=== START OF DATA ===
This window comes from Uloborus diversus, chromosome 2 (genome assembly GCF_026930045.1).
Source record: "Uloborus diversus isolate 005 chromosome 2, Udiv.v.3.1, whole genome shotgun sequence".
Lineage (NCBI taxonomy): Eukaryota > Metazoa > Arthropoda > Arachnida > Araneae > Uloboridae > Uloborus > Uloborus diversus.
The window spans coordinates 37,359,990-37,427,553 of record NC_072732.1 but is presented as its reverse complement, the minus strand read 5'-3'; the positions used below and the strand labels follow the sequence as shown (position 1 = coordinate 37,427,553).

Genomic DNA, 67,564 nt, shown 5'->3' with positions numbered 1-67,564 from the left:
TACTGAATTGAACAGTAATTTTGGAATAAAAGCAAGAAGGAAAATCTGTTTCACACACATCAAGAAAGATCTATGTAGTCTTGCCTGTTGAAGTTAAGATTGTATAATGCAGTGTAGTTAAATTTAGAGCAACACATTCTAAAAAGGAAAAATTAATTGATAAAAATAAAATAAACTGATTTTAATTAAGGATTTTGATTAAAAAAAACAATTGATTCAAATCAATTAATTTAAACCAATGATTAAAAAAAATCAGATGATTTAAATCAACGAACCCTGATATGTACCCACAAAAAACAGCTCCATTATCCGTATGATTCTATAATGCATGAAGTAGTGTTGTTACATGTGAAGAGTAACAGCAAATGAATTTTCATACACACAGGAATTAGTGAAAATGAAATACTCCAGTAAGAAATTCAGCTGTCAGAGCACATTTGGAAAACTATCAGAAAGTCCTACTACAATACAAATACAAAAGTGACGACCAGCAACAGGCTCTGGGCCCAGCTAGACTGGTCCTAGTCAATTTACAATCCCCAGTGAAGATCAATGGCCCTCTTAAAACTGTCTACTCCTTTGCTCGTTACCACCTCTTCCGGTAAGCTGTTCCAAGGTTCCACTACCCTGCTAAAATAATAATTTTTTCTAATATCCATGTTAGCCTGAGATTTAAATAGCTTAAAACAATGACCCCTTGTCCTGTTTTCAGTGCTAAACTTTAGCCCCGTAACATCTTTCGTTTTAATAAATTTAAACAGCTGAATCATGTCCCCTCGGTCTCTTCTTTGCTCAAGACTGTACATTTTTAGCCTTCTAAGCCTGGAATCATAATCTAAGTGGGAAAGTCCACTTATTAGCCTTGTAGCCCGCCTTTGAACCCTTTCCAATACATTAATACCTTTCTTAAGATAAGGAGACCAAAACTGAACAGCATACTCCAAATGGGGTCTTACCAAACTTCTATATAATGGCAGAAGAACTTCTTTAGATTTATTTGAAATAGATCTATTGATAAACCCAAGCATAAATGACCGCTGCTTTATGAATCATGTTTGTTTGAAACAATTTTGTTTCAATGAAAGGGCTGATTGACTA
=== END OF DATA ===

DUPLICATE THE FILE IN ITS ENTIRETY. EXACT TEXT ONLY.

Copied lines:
This window comes from Uloborus diversus, chromosome 2 (genome assembly GCF_026930045.1).
Source record: "Uloborus diversus isolate 005 chromosome 2, Udiv.v.3.1, whole genome shotgun sequence".
Lineage (NCBI taxonomy): Eukaryota > Metazoa > Arthropoda > Arachnida > Araneae > Uloboridae > Uloborus > Uloborus diversus.
The window spans coordinates 37,359,990-37,427,553 of record NC_072732.1 but is presented as its reverse complement, the minus strand read 5'-3'; the positions used below and the strand labels follow the sequence as shown (position 1 = coordinate 37,427,553).

Genomic DNA, 67,564 nt, shown 5'->3' with positions numbered 1-67,564 from the left:
TACTGAATTGAACAGTAATTTTGGAATAAAAGCAAGAAGGAAAATCTGTTTCACACACATCAAGAAAGATCTATGTAGTCTTGCCTGTTGAAGTTAAGATTGTATAATGCAGTGTAGTTAAATTTAGAGCAACACATTCTAAAAAGGAAAAATTAATTGATAAAAATAAAATAAACTGATTTTAATTAAGGATTTTGATTAAAAAAAACAATTGATTCAAATCAATTAATTTAAACCAATGATTAAAAAAAATCAGATGATTTAAATCAACGAACCCTGATATGTACCCACAAAAAACAGCTCCATTATCCGTATGATTCTATAATGCATGAAGTAGTGTTGTTACATGTGAAGAGTAACAGCAAATGAATTTTCATACACACAGGAATTAGTGAAAATGAAATACTCCAGTAAGAAATTCAGCTGTCAGAGCACATTTGGAAAACTATCAGAAAGTCCTACTACAATACAAATACAAAAGTGACGACCAGCAACAGGCTCTGGGCCCAGCTAGACTGGTCCTAGTCAATTTACAATCCCCAGTGAAGATCAATGGCCCTCTTAAAACTGTCTACTCCTTTGCTCGTTACCACCTCTTCCGGTAAGCTGTTCCAAGGTTCCACTACCCTGCTAAAATAATAATTTTTTCTAATATCCATGTTAGCCTGAGATTTAAATAGCTTAAAACAATGACCCCTTGTCCTGTTTTCAGTGCTAAACTTTAGCCCCGTAACATCTTTCGTTTTAATAAATTTAAACAGCTGAATCATGTCCCCTCGGTCTCTTCTTTGCTCAAGACTGTACATTTTTAGCCTTCTAAGCCTGGAATCATAATCTAAGTGGGAAAGTCCACTTATTAGCCTTGTAGCCCGCCTTTGAACCCTTTCCAATACATTAATACCTTTCTTAAGATAAGGAGACCAAAACTGAACAGCATACTCCAAATGGGGTCTTACCAAACTTCTATATAATGGCAGAAGAACTTCTTTAGATTTATTTGAAATAGATCTATTGATAAACCCAAGCATAAATGACCGCTGCTTTATGAATCATGTTTGTTTGAAACAATTTTGTTTCAATGAAAGGGCTGATTGACTA